Meet Alex Clark, owner of Fort Hamilton Whiskey in Industry City, Brooklyn. A cocktailian bartender with Big City Restaurant chops and a South London accent, he stepped out from behind the stick a few years back to pen a love letter to 19th century New York rye whiskey. Personifying the trends set in motion back in 1985 (and 2007), he’s currently producing 24,000 bottles a year, everything from a very affordable high rye double barrel Bourbon to his house signature, a single barrel no-corn New York rye that’s voluptuous and full of flavor, equally at home in a cocktail or over ice at the end of the n...

  2. Librandi: A flickering light in a dark past of Calabrian wine, with hopes of keeping on the lights

    Librandi: A flickering light in a dark past of Calabrian wine, with hopes of keeping on the lights

    Even though Calabria is one of the oldest wine regions in the world, it has had an obscured past unbeknown...

  3. Dorothy J and John

    Gundlach Bundschu Gewürztraminer in Two Bottles: Decanting Drama

    "We had had other wines from GunBun, as people call it, but had not recently had its Gewürz until pioneering winemaker David Ramey of Ramey Wine Cellars wrote a couple of years ago that if we loved the Navarro, we had to try the GunBun. "

  4. Heterogeneous

    Heterogeneous Kremstal with Martin Nigl Jr.

    The cru of Burgundy and the communes of Carolo with their varying soil types and microclimates have been studied endlessly. This conversation with Martin NIgl Jr. shows us that Kremstal is not so different, and deserves the exploration of a keen eye and a discerning palate.
  5. The Native Grapes of Umbria: Luca Baccarelli of Roccafiore

    The Native Grapes of Umbria: Luca Baccarelli of Roccafiore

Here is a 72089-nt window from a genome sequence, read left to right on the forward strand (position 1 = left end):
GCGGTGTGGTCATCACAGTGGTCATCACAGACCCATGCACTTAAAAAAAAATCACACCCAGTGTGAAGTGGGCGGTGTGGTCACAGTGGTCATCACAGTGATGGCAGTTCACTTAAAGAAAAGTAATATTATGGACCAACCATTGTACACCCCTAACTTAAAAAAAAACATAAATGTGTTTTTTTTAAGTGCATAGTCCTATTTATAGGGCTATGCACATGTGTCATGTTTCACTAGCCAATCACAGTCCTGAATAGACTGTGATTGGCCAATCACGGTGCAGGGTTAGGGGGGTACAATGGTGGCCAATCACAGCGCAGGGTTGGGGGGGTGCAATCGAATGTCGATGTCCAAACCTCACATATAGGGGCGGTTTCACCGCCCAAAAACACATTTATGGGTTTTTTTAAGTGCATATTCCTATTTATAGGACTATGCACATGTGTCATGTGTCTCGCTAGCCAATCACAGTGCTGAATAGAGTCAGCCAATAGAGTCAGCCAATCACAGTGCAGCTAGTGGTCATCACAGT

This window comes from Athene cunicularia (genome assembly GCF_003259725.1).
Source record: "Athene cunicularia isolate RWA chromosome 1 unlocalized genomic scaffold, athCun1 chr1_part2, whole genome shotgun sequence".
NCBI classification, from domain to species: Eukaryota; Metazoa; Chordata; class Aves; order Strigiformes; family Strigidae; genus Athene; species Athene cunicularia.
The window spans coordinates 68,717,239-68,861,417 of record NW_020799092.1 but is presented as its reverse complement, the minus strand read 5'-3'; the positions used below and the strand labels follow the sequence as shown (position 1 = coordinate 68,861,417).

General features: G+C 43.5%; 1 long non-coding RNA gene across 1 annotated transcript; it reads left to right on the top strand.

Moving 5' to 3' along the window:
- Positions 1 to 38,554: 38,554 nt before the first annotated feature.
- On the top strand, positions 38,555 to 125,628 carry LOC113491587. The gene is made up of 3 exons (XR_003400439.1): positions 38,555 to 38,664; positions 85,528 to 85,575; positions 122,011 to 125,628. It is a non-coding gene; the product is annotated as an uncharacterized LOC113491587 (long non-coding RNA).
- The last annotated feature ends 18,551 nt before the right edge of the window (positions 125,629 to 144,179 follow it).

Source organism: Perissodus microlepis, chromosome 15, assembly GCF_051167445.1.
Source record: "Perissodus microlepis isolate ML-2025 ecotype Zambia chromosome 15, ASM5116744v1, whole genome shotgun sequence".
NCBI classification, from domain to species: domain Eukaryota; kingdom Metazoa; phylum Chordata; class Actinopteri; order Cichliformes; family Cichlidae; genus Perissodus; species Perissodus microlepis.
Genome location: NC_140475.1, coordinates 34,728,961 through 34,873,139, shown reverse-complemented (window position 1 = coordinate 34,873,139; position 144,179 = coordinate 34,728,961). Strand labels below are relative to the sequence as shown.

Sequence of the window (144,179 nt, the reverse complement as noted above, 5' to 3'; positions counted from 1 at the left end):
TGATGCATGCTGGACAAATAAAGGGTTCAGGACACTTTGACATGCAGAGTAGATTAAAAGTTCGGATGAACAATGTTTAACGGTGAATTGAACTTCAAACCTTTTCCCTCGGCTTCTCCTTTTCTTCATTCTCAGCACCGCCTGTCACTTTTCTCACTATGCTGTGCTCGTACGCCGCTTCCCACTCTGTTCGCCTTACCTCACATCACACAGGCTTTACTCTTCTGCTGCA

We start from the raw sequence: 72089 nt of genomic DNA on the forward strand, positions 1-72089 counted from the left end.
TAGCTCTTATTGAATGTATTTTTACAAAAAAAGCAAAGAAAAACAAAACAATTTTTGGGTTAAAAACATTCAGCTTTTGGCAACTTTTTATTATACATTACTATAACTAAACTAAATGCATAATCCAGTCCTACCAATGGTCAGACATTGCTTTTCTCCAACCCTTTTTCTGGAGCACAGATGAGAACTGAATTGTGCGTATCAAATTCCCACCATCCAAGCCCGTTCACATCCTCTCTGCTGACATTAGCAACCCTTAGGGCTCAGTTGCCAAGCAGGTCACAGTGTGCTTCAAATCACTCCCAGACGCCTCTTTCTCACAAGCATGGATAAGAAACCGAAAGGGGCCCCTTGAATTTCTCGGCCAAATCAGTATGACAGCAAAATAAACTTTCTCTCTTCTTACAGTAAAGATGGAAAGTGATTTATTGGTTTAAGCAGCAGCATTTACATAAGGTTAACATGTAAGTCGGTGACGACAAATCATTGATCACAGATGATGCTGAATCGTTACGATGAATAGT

"...we can offer a kind of new proposal of wines, offering new varieties because the indigenous varieties from Umbria are almost unknown in the shadow of the big Tuscany wines or maybe other wines from Italy. So for many reasons Umbria is really interesting." Luca Baccarelli
  6. A New Approach to Skin Contact in Friuli: Alessandro Job of Villa Job

    A New Approach to Skin Contact in Friuli: Alessandro Job of Villa Job

    "Objective is the wine that all the people would like to drink. Subjective is a more personal wine, a personal trip. So it's a more intimate way to produce and to speak with the people." Alessandro Job
  7. Kalyna Monnoyer of Casa Raia on authentic Brunello

    Kalyna Monnoyer of Casa Raia on authentic Brunello

    Monty Waldin talks to Kalyna Monnoyer of Casa Raia about making organic, low intervention Brunello di Montalcino.
  8. Take a Virtual Reality Tour of Winemaker Aurore Dezat's Sancerre Winery

    Take a Virtual Reality Tour of Winemaker Aurore Dezat's Sancerre Winery

    "In Sancerre the date, the time we pick your grapes is of great importance to get a wine of quality that will be easy to make later." Take a 360 tour with Sancerre winemaker Aurore Dezat.
  9. The Native Grapes of Abruzzo: Camillo Zulli of Cantina Orsogna

    The Native Grapes of Abruzzo: Camillo Zulli of Cantina Orsogna

    "With biodynamic you have a closed cycle. We work with five or six cow farms who are dedicated and provide compost specific for our biodynamic growers." Camillo Zulli, Cantina Orsogna
  10. Italy's Hidden Gem: Rocco Vallorani of Vigneti Vallorani on Southern Marche

    Italy's Hidden Gem: Rocco Vallorani of Vigneti Vallorani on Southern Marche

    Grape Collective talks with Rocco Vallorani, one of southern Marche’s star winemakers, about the evolution of his region.